A weekend of peace at Elgin Vintners Country House


AS I was standing at the kitchen sink of Elgin Vintners Country House, doing the last bit of washing up – because I don’t know how to work a dishwasher – and gazing out the window overlooking a corner of the garden and just the tip of the new wine tasting room, it occurred to me that it was probably the last time I would enjoy such a peaceful, quiet weekend in blissful solitude. Away from home, that is.

Obviously I’m thrilled and delighted the lockdown levels have dropped to the point where leisure travel is allowed throughout South Africa (although there are so many wonderful places to visit right here in my own province), and all the beautiful hotels, guesthouses and B&Bs can open their doors to visitors again. It’s been a hell of a five months.

Being an introvert, at ease with my own company and apparently immune to boredom, staying at home – where I work anyway – hasn’t been as hard on me as for many others, for which I am grateful. I’m also well accustomed to travelling solo, from driving without anyone else fiddling with the volume of the music, to being free to roam where and when I feel like it, without discussion. This applies to any trip, here or abroad, and I’ve found it wonderfully liberating. Last minute change of plans? No problem, no grumpy fellow traveller.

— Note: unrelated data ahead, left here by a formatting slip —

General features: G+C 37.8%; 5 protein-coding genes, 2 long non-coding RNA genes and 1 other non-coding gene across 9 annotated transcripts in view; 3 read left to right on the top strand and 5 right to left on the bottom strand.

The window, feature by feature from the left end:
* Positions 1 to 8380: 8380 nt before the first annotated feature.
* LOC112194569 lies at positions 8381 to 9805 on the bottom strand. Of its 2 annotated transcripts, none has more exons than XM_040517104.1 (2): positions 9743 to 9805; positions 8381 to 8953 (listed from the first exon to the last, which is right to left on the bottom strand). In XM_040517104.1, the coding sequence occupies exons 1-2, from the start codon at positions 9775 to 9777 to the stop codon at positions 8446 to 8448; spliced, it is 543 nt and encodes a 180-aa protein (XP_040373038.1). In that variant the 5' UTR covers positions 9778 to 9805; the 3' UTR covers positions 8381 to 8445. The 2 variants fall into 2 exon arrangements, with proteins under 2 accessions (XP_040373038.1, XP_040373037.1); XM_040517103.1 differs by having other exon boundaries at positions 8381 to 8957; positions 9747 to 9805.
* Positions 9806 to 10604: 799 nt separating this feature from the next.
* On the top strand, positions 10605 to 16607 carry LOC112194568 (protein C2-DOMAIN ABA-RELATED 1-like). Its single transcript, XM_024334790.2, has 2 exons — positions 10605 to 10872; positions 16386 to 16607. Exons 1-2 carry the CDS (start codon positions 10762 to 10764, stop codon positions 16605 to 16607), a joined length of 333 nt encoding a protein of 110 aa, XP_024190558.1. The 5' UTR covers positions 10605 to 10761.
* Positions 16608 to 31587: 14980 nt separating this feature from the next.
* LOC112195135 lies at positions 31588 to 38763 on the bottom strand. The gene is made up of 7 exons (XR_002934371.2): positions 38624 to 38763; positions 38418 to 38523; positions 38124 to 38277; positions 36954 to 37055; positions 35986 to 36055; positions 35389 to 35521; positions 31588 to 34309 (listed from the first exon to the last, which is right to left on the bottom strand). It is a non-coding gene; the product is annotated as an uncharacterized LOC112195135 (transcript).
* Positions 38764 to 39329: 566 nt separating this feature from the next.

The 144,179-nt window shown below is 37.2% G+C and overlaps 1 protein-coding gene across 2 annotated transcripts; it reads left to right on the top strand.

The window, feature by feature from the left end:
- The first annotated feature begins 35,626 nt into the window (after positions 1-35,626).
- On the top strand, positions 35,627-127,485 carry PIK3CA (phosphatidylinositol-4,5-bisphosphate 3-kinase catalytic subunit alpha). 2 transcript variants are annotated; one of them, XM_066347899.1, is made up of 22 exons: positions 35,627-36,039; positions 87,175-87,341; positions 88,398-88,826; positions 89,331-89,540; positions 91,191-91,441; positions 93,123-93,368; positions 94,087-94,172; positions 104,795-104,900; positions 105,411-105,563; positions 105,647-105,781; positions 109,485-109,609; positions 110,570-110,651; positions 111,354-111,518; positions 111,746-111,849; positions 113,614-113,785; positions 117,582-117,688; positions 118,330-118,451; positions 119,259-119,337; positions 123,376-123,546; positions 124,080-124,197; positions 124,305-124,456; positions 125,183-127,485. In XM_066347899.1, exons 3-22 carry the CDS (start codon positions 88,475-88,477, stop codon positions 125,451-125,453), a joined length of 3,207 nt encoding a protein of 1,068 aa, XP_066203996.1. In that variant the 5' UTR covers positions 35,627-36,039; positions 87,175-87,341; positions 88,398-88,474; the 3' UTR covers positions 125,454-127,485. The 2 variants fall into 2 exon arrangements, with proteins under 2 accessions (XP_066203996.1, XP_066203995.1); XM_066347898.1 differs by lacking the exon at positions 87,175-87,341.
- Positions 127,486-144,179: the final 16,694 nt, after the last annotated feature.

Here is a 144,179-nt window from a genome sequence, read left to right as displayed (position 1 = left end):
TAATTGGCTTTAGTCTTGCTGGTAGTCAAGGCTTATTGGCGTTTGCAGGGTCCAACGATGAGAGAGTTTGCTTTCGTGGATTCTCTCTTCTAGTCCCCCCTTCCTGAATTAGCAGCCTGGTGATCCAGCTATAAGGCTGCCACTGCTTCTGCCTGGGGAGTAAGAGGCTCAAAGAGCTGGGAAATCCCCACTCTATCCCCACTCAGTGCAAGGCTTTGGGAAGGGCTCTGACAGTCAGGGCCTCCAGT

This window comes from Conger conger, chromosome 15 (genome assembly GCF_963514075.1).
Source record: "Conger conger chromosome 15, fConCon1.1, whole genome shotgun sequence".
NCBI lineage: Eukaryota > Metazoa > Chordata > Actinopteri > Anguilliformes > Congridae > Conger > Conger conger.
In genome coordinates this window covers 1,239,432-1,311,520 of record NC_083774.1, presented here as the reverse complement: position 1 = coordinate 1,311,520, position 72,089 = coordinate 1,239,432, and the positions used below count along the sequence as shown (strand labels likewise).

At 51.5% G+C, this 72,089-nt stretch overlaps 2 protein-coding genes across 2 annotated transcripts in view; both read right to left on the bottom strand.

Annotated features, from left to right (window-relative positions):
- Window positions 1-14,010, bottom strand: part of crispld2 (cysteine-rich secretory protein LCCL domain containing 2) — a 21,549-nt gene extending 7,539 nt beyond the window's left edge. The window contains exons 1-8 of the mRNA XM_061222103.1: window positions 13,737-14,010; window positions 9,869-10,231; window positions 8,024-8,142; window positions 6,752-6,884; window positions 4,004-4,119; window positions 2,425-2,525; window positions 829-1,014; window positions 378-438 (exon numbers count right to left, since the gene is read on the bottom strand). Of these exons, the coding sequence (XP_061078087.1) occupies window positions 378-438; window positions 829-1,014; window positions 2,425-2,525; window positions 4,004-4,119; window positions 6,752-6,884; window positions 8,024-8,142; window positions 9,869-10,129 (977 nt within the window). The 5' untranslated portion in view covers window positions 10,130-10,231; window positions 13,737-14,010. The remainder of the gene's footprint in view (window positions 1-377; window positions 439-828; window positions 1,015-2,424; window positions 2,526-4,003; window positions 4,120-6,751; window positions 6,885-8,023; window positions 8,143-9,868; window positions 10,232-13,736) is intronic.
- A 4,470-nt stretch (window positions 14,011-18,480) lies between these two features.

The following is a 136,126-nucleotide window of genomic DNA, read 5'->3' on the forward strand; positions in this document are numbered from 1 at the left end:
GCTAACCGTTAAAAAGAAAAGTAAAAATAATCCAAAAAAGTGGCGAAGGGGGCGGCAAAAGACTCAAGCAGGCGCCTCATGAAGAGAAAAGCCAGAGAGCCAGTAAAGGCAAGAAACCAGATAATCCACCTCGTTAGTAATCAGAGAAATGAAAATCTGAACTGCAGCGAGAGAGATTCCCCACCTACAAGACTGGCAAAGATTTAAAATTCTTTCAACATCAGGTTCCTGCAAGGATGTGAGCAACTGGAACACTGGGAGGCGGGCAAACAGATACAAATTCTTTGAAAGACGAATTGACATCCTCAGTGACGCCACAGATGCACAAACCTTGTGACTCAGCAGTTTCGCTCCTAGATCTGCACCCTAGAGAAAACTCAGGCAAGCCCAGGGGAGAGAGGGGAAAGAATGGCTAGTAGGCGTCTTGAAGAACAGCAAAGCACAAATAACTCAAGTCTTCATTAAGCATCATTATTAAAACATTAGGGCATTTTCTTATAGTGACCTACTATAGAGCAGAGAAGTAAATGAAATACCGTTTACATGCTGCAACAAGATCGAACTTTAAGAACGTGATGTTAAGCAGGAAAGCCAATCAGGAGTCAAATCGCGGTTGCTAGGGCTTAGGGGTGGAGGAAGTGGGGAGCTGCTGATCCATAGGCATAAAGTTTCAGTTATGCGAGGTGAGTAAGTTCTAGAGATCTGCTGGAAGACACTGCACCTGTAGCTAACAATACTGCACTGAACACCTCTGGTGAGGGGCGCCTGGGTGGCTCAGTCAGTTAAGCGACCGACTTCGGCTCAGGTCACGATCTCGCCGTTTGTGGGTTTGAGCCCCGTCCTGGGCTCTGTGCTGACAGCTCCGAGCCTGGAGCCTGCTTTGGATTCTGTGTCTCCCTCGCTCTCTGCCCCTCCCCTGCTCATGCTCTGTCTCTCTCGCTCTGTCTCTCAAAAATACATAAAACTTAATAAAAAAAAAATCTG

Elgin Vintners Country House has four luxurious suites. It was built in 1927 based on a Sir Herbert Baker design. The older part of the building is where the kitchen is, spacious and high-ceilinged. You can also tell which of the windows are original by the “wavy” glass. The boutique guest house can be booked for bed and breakfast, or self-catering, in which case you’ll have access to this lovely vintage kitchen with a six-seater yellowwood table, the original old range, and a seven-plate SMEG gas stove, which will make anyone who likes cooking even a little bit, weak at the knees. Appliance porn, if you will.

Your basics – tea, coffee, milk, sugar, oil (they didn’t specify olive, which it isn’t), butter, salt and pepper – are provided. As a special treat, a welcome platter had been set out for me, with bread, dips, olives, cheese and salami sticks, as well as two bottles of Elgin Vintners wine.